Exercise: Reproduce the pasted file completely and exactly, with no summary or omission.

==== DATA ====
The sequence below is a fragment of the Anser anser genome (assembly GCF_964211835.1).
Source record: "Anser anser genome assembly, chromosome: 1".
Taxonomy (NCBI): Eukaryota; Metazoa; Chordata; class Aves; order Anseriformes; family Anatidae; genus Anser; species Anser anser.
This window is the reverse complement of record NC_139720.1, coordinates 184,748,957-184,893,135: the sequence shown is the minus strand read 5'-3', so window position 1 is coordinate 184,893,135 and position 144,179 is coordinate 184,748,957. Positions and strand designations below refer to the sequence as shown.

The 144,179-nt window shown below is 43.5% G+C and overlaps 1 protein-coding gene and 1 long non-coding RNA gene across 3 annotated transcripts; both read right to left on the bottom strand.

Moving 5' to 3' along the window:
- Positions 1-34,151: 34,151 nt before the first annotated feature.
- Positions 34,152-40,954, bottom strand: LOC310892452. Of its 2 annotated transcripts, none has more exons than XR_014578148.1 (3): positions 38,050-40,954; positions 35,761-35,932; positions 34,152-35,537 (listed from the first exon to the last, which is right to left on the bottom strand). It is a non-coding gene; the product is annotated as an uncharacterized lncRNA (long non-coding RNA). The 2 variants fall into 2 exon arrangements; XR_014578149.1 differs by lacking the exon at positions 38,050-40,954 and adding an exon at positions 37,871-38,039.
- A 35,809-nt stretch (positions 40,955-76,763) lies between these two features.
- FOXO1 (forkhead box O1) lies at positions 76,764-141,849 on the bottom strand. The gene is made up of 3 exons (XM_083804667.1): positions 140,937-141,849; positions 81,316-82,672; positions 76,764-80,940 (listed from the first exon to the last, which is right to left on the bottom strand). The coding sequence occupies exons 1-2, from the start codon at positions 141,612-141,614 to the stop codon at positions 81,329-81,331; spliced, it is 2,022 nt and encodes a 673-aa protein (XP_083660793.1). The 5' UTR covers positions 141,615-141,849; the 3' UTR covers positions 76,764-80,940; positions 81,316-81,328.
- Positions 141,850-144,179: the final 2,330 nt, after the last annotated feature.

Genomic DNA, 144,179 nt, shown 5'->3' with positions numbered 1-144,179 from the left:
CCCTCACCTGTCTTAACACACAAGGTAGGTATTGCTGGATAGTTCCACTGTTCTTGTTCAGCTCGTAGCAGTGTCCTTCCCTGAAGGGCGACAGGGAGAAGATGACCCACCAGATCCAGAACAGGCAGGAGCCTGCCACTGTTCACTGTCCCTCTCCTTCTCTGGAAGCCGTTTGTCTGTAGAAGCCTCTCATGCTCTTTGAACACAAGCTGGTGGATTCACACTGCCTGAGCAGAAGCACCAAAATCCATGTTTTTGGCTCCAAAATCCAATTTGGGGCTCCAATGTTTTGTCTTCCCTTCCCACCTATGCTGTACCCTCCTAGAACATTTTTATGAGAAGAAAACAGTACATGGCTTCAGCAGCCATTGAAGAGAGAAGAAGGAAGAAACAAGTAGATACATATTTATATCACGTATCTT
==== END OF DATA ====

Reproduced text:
The sequence below is a fragment of the Anser anser genome (assembly GCF_964211835.1).
Source record: "Anser anser genome assembly, chromosome: 1".
Taxonomy (NCBI): Eukaryota; Metazoa; Chordata; class Aves; order Anseriformes; family Anatidae; genus Anser; species Anser anser.
This window is the reverse complement of record NC_139720.1, coordinates 184,748,957-184,893,135: the sequence shown is the minus strand read 5'-3', so window position 1 is coordinate 184,893,135 and position 144,179 is coordinate 184,748,957. Positions and strand designations below refer to the sequence as shown.

The 144,179-nt window shown below is 43.5% G+C and overlaps 1 protein-coding gene and 1 long non-coding RNA gene across 3 annotated transcripts; both read right to left on the bottom strand.

Moving 5' to 3' along the window:
- Positions 1-34,151: 34,151 nt before the first annotated feature.
- Positions 34,152-40,954, bottom strand: LOC310892452. Of its 2 annotated transcripts, none has more exons than XR_014578148.1 (3): positions 38,050-40,954; positions 35,761-35,932; positions 34,152-35,537 (listed from the first exon to the last, which is right to left on the bottom strand). It is a non-coding gene; the product is annotated as an uncharacterized lncRNA (long non-coding RNA). The 2 variants fall into 2 exon arrangements; XR_014578149.1 differs by lacking the exon at positions 38,050-40,954 and adding an exon at positions 37,871-38,039.
- A 35,809-nt stretch (positions 40,955-76,763) lies between these two features.
- FOXO1 (forkhead box O1) lies at positions 76,764-141,849 on the bottom strand. The gene is made up of 3 exons (XM_083804667.1): positions 140,937-141,849; positions 81,316-82,672; positions 76,764-80,940 (listed from the first exon to the last, which is right to left on the bottom strand). The coding sequence occupies exons 1-2, from the start codon at positions 141,612-141,614 to the stop codon at positions 81,329-81,331; spliced, it is 2,022 nt and encodes a 673-aa protein (XP_083660793.1). The 5' UTR covers positions 141,615-141,849; the 3' UTR covers positions 76,764-80,940; positions 81,316-81,328.
- Positions 141,850-144,179: the final 2,330 nt, after the last annotated feature.

Genomic DNA, 144,179 nt, shown 5'->3' with positions numbered 1-144,179 from the left:
CCCTCACCTGTCTTAACACACAAGGTAGGTATTGCTGGATAGTTCCACTGTTCTTGTTCAGCTCGTAGCAGTGTCCTTCCCTGAAGGGCGACAGGGAGAAGATGACCCACCAGATCCAGAACAGGCAGGAGCCTGCCACTGTTCACTGTCCCTCTCCTTCTCTGGAAGCCGTTTGTCTGTAGAAGCCTCTCATGCTCTTTGAACACAAGCTGGTGGATTCACACTGCCTGAGCAGAAGCACCAAAATCCATGTTTTTGGCTCCAAAATCCAATTTGGGGCTCCAATGTTTTGTCTTCCCTTCCCACCTATGCTGTACCCTCCTAGAACATTTTTATGAGAAGAAAACAGTACATGGCTTCAGCAGCCATTGAAGAGAGAAGAAGGAAGAAACAAGTAGATACATATTTATATCACGTATCTT